After a few years of adjustment, EVE’s political narratives stopped being as interesting or dynamic as they once were. Everyone had fought everyone before, usually many times.  Just as a first-past-the-post, all-or-nothing electoral system discourages third parties and narrows the field of viable candidates and parties, the all-or-nothing sovereignty system discouraged smaller alliances, eventually forcing the vast majority of nullsec players into a trinary, and then a binary, galaxy.

As a member of one of EVE’s most long-lived and influential alliances, Goonswarm Federation, I witnessed this phenomenon firsthand. The first half-decade of EVE was a time of consequences – dramatic upsets, narrative, clashing ideologies, space opera made real. After half a decade of Dominion all we had left was the core gameplay, and it’s not a secret that much of EVE’s core gameplay isn’t actually very good.




To CCP’s credit, after more than five years of Dominion stagnation, they have finally come around to replacing the Dominion sovereignty system. Developed under the aegis of Game Designer CCP Fozzie, the new mechanics are almost universally referred to by the community as “Fozziesov.”

The way Fozziesov actually functions isn’t that important; it follows the EVE Online tradition of taking already-complex game mechanics and obscuring them further behind weird terminology. Activity Defense Multiplier? Entosis Link? Ugh. The question is: will it work? If it does work, will it be enough to revitalize the nullsec political game? Ideally, Fozziesov would shake up or break up EVE’s coalitions and lower the stakes of conflict. Many prominent coalition and alliance leaders have in fact stated that they’d welcome to a return to the freewheeling, balkanized EVE landscape of old.

It’s an extraordinarily difficult task for CCP to attempt, akin to reversing a historical process – taking EVE from coalitions down to nation-states down to tribal groups. However it is an extraordinarily difficult task worth doing; revitalizing the nullsec game is probably the only way to reverse EVE’s declining numbers.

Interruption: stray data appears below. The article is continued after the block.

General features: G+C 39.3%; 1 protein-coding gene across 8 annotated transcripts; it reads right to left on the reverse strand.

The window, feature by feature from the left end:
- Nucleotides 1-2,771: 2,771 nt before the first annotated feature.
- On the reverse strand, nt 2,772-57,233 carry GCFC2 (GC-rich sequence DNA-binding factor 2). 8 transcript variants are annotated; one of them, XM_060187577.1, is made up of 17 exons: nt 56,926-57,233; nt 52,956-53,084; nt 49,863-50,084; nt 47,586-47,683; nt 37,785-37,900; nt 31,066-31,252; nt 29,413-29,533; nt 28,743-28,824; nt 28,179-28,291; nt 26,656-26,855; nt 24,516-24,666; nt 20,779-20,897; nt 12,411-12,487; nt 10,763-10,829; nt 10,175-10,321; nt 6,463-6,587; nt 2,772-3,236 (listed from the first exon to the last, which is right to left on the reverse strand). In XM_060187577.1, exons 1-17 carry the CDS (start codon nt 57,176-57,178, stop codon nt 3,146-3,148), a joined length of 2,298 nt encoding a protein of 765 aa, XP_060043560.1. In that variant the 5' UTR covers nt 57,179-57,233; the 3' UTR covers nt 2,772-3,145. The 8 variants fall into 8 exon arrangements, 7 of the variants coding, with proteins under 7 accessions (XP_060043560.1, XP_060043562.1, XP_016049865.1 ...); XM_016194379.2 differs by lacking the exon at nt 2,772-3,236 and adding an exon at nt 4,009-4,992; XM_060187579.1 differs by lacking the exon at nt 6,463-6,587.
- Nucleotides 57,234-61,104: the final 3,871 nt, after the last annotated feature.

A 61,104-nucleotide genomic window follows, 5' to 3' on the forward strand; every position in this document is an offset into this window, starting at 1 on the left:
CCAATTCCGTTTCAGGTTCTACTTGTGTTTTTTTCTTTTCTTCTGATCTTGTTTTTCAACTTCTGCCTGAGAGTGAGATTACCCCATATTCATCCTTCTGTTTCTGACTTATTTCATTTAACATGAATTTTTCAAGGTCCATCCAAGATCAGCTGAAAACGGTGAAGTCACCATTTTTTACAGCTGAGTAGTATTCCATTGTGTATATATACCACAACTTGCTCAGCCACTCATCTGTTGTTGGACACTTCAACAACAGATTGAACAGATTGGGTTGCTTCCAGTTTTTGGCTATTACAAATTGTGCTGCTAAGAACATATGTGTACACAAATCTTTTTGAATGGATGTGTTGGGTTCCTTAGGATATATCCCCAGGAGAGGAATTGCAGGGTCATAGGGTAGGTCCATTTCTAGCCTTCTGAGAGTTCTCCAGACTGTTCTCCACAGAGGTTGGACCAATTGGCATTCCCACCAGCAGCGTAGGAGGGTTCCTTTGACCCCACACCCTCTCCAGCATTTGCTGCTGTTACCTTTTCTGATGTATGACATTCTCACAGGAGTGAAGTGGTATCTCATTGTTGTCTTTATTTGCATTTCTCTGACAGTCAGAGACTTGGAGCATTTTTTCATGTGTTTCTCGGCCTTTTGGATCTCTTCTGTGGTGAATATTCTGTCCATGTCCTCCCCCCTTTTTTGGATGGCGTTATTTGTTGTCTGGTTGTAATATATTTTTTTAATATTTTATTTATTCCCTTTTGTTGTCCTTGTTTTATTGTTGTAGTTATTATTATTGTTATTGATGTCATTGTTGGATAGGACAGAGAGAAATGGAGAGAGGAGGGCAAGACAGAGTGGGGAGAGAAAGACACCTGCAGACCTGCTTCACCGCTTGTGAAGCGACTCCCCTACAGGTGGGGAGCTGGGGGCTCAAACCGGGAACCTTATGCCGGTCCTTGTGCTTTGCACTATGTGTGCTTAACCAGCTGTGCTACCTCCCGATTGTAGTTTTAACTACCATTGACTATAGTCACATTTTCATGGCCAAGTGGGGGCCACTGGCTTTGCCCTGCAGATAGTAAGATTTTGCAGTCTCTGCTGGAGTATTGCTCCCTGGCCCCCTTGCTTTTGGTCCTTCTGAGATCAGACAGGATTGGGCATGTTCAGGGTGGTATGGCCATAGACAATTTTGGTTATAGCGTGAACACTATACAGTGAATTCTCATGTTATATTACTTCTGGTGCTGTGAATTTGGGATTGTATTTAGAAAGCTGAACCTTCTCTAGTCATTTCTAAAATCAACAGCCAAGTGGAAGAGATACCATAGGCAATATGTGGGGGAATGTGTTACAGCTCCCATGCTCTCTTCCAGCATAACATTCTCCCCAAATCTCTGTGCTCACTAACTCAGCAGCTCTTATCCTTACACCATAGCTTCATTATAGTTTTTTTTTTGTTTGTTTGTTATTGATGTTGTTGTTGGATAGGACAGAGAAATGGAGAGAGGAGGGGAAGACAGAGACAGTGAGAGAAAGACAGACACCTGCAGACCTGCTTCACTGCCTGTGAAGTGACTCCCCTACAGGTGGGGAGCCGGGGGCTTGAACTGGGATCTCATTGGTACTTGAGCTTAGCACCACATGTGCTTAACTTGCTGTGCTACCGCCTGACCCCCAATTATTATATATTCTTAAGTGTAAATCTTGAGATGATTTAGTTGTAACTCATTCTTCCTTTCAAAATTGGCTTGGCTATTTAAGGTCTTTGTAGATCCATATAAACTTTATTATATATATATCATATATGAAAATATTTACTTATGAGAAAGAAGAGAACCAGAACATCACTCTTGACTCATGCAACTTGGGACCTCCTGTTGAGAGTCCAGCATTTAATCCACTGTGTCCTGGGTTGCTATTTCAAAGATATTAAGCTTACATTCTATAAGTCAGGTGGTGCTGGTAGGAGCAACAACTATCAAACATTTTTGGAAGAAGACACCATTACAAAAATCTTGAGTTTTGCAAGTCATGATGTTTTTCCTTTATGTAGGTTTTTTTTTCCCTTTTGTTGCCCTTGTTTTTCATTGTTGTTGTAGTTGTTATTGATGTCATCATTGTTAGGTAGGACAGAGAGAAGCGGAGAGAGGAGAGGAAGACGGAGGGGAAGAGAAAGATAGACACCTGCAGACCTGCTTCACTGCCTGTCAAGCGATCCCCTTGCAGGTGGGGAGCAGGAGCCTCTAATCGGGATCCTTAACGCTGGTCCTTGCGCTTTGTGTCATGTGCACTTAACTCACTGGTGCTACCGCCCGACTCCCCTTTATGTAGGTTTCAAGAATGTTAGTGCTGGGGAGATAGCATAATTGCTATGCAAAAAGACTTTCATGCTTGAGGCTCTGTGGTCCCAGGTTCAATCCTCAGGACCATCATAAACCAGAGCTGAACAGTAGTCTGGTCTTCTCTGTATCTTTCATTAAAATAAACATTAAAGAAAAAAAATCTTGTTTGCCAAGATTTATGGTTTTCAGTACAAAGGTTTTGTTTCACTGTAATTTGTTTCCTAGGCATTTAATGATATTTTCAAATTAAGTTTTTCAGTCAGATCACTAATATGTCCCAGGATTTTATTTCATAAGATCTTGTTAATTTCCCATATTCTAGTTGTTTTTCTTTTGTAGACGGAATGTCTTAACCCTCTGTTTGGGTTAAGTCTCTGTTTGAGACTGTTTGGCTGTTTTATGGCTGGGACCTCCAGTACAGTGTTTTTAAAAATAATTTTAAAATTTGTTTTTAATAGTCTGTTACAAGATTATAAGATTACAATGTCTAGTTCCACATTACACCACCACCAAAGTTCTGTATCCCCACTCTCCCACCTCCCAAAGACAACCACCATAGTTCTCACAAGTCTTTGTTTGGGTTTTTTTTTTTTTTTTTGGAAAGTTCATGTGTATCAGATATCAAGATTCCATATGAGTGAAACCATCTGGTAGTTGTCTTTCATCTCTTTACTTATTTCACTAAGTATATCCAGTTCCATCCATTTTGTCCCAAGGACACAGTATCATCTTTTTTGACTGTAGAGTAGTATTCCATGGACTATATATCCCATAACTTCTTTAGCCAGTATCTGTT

Respected EVE politicians and alliance leaders are skeptical. Reaction to Fozziesov in action has largely been neutral or negative. This doesn’t necessarily mean anything; EVE players will gleefully attack CCP for any action they take or propose to take and it’s too early to make a definitive judgement of Fozziesov. Still, it is worrying. A failure to return dynamism and fun to nullsec could be fatal. One experienced fleet commander hits the nail on the head:

Mechanics might change, but the general vibe around Eve is that most people have been around the block so many times that they don’t want to put much effort into it anymore. Content creators of olde are largely inactive. Apathy from the old guard isn’t a bad thing – as long as there is a fresh generation to take over. But does that exist?

I hope that new generation does exist because this game is worth saving. Let’s not underrate what CCP has accomplished: more than a decade after launch, despite everything, EVE Online is unique. Games that pitch themselves as competitors to EVE tend to fail (see also: ArcheAge, Perpetuum, Darkfall, etc). Figuring out how to make PvP territorial control work within an MMO is terrifically difficult. MechWarrior Online has been putting it off for three years now.